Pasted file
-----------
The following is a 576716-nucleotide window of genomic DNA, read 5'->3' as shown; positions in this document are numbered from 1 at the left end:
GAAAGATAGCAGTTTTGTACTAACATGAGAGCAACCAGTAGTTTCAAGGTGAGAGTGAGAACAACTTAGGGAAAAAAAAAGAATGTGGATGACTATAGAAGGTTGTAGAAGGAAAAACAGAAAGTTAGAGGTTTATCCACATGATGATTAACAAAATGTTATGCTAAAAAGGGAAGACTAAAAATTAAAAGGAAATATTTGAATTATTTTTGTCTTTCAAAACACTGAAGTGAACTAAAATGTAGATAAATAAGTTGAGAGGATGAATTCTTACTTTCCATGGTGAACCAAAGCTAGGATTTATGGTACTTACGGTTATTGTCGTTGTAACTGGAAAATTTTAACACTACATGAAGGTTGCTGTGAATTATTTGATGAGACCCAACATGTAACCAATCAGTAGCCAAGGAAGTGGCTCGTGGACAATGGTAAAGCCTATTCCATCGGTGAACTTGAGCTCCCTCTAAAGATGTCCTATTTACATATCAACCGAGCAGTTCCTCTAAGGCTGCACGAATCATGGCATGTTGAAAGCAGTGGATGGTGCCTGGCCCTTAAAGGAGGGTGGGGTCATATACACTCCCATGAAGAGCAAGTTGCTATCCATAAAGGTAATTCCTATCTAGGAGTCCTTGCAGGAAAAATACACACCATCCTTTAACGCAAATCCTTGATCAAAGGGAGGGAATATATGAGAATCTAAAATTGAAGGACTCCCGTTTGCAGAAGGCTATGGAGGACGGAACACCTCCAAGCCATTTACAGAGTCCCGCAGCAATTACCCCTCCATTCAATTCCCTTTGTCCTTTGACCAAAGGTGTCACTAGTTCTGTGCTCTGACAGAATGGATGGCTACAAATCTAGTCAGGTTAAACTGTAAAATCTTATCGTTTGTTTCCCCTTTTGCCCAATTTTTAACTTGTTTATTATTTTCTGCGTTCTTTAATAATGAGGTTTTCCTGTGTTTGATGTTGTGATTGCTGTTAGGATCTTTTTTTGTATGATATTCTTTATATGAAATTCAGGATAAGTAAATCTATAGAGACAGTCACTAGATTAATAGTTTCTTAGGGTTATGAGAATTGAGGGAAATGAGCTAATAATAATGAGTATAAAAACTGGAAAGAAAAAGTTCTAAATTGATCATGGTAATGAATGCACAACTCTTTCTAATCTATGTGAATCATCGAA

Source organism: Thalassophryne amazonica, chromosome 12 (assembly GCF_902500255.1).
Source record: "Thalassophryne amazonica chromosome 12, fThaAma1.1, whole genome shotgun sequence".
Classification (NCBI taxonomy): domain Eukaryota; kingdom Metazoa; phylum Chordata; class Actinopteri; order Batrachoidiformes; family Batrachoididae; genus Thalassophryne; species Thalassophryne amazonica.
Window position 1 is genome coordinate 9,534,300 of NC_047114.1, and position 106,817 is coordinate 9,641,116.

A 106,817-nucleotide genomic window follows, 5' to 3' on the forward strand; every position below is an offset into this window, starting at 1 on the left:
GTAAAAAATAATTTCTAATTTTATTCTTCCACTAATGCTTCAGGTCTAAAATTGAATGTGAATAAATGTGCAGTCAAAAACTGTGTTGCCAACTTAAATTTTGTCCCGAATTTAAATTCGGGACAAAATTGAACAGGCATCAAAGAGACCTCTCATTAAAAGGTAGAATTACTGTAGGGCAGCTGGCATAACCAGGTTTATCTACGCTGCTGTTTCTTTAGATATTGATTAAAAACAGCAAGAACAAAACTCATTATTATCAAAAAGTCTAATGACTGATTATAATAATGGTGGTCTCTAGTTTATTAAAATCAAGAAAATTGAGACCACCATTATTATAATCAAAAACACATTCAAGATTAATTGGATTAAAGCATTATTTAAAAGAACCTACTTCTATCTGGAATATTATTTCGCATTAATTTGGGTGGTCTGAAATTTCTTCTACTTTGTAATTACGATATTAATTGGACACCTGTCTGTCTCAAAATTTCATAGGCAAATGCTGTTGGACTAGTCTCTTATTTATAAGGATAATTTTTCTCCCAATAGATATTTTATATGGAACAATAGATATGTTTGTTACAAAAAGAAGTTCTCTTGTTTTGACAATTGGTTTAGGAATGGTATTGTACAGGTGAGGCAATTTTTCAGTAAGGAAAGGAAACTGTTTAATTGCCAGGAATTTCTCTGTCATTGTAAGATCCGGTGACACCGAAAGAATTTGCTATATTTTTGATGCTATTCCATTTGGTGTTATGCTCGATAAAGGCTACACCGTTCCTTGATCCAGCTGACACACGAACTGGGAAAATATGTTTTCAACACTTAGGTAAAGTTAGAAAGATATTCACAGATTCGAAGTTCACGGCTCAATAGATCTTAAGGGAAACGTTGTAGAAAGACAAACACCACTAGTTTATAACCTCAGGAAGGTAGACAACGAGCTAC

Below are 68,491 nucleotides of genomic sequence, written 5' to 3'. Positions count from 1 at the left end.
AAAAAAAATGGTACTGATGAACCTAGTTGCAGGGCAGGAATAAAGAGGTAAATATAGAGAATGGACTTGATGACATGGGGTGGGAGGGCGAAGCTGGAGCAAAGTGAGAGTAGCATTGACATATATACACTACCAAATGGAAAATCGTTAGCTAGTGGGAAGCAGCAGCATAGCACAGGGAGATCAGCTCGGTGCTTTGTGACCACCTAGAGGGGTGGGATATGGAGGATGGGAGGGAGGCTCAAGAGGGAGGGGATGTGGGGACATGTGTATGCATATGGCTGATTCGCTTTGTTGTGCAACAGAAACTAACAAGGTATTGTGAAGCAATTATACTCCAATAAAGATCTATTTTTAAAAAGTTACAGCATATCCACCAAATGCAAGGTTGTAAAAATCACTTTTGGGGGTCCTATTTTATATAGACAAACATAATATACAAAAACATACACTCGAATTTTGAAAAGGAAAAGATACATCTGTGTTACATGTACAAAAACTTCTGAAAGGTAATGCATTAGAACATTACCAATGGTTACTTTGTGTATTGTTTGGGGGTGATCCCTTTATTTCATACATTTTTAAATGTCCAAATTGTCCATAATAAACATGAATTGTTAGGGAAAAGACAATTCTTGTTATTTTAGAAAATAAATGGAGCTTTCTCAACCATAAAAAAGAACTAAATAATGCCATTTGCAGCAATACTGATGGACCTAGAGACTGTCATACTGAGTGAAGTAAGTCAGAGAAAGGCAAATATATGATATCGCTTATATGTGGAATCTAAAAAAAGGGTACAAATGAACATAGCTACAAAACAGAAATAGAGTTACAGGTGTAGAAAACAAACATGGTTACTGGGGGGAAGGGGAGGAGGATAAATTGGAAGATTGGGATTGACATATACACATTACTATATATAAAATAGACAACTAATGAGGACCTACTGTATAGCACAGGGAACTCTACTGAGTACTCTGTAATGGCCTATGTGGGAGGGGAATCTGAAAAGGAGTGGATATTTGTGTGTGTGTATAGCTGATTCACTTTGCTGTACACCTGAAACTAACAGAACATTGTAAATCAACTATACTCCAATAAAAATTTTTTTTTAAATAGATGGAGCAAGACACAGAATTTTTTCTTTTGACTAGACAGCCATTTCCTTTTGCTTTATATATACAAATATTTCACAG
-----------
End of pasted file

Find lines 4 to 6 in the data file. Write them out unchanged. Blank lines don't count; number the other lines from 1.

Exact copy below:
Source record: "Thalassophryne amazonica chromosome 12, fThaAma1.1, whole genome shotgun sequence".
Classification (NCBI taxonomy): domain Eukaryota; kingdom Metazoa; phylum Chordata; class Actinopteri; order Batrachoidiformes; family Batrachoididae; genus Thalassophryne; species Thalassophryne amazonica.
Window position 1 is genome coordinate 9,534,300 of NC_047114.1, and position 106,817 is coordinate 9,641,116.